01/09/12: In the markets, as in life, there are no guarantees but everyone is entitled to their opinion. Here’s my opinion on four major items that could have impact on markets this week:
1. A “week-in-a-glance” list of key data items over the next five days: Beginning today, the Federal Reserve issues consumer-credit data for November. On Tuesday, New Hampshire holds the first “full fledged” GOP presidential primary while Treasury Secretary Geithner begins meetings with Chinese officials in Beijing. Wednesday turns back to U.S. economic data, as the Fed releases its “beige book” survey of regional economic conditions. Thursday is a “mix” of domestic and international events, as the Commerce Department posts December retail sales and the Treasury issues its monthly budget report. In Europe, Italy and Spain will conduct debt auctions while the European Central Bank and the Bank of England meet on policy. Friday turns back to a focus on U.S. data, as the international trade balance for November is released along with The University of Michigan’s first consumer sentiment numbers for the New Year.
2. Europe, more Europe and still more Europe: In addition to the aforementioned Spanish and Italian debt auctions this week, the stalwart German economy is generating mixed economic signals. Exports there rose 2.5% in November (economists had forecast +0.5%) after falling 2.9% in October. Imports declined 0.4% in November, while the trade surplus widened sharply from October. The increase in exports contrasts with a contraction in manufacturing last month and a 4.8% slump in factory orders. And speaking of Germany, Angela Merkel and Nicolas Sarkozy are meeting today to discuss sovereign debt problems, higher unemployment and the potential financial transaction tax that France is proposing that many argue could further slow that economy. In other discussions, there is some feeling that the IMF is losing confidence that Greece’s bailout can succeed without faster fiscal reform or a bigger settlement percentage on existing debt.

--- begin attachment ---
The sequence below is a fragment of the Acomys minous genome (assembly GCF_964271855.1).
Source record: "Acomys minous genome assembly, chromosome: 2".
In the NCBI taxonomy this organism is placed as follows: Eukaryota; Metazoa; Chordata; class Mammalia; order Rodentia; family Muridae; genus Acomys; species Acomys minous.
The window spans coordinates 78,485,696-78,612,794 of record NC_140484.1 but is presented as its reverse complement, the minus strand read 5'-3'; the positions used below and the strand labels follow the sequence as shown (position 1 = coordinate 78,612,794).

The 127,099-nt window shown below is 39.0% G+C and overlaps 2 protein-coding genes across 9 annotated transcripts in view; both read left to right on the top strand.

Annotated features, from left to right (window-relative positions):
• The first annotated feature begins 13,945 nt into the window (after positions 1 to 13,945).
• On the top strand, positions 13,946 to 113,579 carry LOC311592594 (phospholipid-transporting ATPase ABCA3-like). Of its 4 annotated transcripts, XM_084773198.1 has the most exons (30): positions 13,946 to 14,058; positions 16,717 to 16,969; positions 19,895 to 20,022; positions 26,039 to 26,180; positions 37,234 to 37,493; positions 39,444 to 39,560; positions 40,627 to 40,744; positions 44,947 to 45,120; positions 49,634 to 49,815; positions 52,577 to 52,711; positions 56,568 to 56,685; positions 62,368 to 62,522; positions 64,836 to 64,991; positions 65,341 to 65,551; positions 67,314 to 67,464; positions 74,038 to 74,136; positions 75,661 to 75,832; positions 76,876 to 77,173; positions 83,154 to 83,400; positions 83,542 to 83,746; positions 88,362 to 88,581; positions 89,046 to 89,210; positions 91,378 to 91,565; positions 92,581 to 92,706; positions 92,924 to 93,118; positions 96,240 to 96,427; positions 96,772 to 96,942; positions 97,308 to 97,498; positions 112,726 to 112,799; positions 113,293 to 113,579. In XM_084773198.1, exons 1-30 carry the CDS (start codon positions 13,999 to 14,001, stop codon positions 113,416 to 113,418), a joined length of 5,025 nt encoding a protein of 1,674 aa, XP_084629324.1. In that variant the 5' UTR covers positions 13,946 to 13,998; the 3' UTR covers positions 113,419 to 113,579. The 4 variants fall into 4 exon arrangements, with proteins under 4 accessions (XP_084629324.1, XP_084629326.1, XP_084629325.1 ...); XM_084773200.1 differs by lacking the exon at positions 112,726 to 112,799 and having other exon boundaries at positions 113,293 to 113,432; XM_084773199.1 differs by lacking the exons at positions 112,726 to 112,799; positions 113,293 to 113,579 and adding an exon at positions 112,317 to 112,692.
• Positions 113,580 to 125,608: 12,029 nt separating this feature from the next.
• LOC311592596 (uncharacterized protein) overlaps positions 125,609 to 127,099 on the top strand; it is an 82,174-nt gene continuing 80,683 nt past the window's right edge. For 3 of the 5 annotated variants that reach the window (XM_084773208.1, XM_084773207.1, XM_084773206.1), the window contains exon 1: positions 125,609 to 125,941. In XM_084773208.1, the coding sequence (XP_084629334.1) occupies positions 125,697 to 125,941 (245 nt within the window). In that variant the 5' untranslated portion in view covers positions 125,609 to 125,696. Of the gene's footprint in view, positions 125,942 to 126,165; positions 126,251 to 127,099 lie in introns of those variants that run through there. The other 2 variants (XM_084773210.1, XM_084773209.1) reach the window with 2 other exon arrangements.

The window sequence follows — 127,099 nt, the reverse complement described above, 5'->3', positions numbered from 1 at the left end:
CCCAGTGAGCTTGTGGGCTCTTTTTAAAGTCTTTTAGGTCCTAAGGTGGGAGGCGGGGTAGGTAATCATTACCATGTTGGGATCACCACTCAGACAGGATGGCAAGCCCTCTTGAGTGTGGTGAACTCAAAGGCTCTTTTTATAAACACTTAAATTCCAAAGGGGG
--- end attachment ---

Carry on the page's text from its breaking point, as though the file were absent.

3. What could place a drag on economic recovery? Iran and energy markets also have our attention. Despite tightening international sanctions, Iran has reportedly started to enrich uranium at its underground Fordo facility. Meanwhile, Bloomberg reports that a pipeline that would allow UAE crude oil to bypass the Strait of Hormuz has been delayed further because of construction difficulties and won’t be open until April. Regardless of source, the more energy product transfer that could avoid the “choke point” of the Strait, the better. Simply put, higher oil prices are like an extra “tax” on businesses and consumers that places additional “drag” on economic recovery.
4. Earnings season is starting up. A major metals manufacturer, which announced restructuring charges last week, is due to get earnings season underway today. It will be interesting to see to what degree U.S. corporate earnings will serve as a “countermeasure” to all of the uncertainty emanating from Europe. Which impact will “win out,” and what impact will this have on markets both for 2012 and beyond?
Please call or email me if you have any questions or concerns about these issues. Myself or anyone on our team would be delighted to talk with you.
Senior Vice President
Note: The opinions voiced in this material are for general information and are not intended to be specific advice. Any indices such as the S & P 500 can’t be invested into directly. Past performance is no assurance of a future result.
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